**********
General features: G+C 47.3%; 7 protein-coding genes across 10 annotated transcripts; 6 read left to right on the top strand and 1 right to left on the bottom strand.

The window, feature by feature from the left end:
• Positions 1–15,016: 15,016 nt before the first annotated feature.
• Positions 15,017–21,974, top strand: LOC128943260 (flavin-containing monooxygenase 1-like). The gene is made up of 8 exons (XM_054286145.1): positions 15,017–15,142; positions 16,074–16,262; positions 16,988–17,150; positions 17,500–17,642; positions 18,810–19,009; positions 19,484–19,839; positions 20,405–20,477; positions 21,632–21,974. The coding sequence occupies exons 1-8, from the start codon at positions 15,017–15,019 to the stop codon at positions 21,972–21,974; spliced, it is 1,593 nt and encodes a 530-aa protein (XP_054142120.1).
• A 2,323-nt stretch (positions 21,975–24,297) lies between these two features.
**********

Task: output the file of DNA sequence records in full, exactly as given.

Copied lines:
General features: G+C 47.3%; 7 protein-coding genes across 10 annotated transcripts; 6 read left to right on the top strand and 1 right to left on the bottom strand.

The window, feature by feature from the left end:
• Positions 1–15,016: 15,016 nt before the first annotated feature.
• Positions 15,017–21,974, top strand: LOC128943260 (flavin-containing monooxygenase 1-like). The gene is made up of 8 exons (XM_054286145.1): positions 15,017–15,142; positions 16,074–16,262; positions 16,988–17,150; positions 17,500–17,642; positions 18,810–19,009; positions 19,484–19,839; positions 20,405–20,477; positions 21,632–21,974. The coding sequence occupies exons 1-8, from the start codon at positions 15,017–15,019 to the stop codon at positions 21,972–21,974; spliced, it is 1,593 nt and encodes a 530-aa protein (XP_054142120.1).
• A 2,323-nt stretch (positions 21,975–24,297) lies between these two features.